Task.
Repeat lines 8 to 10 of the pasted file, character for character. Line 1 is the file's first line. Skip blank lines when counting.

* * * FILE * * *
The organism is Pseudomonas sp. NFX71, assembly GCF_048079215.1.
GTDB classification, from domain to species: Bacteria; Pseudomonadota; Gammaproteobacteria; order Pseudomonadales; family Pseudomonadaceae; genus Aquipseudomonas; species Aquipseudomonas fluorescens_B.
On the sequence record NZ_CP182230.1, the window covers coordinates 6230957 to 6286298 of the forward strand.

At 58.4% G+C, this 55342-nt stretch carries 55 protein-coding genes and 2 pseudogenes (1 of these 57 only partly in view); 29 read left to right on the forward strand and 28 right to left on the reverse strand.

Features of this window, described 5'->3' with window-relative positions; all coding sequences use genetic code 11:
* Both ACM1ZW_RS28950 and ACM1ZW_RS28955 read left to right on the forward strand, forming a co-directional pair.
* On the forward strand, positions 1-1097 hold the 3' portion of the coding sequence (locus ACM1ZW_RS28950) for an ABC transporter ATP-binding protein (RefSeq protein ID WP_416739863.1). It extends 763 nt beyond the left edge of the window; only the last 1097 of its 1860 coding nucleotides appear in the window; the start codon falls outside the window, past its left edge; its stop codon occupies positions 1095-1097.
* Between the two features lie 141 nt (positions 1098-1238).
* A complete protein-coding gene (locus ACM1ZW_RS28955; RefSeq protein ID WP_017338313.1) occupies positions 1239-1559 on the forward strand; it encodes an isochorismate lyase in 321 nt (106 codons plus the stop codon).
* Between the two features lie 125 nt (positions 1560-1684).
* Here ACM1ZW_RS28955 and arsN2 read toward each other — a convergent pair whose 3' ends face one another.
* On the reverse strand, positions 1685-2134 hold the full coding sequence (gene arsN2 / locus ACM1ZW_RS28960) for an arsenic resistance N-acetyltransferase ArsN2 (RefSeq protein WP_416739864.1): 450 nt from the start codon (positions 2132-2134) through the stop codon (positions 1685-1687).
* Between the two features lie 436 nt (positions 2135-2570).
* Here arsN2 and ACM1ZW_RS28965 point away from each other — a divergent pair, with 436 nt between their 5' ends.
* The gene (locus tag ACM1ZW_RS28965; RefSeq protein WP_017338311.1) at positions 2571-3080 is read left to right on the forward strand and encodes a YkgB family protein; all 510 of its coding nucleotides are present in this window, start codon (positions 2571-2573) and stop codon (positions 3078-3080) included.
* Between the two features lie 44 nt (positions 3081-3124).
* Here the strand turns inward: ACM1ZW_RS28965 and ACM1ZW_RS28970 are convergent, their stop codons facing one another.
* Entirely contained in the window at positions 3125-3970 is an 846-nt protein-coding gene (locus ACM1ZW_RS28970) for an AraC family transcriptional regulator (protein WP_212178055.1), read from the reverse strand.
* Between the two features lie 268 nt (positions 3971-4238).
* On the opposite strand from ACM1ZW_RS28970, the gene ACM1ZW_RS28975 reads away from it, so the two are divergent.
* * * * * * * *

* Between the two features lie 141 nt (positions 1098-1238).
* A complete protein-coding gene (locus ACM1ZW_RS28955; RefSeq protein ID WP_017338313.1) occupies positions 1239-1559 on the forward strand; it encodes an isochorismate lyase in 321 nt (106 codons plus the stop codon).
* Between the two features lie 125 nt (positions 1560-1684).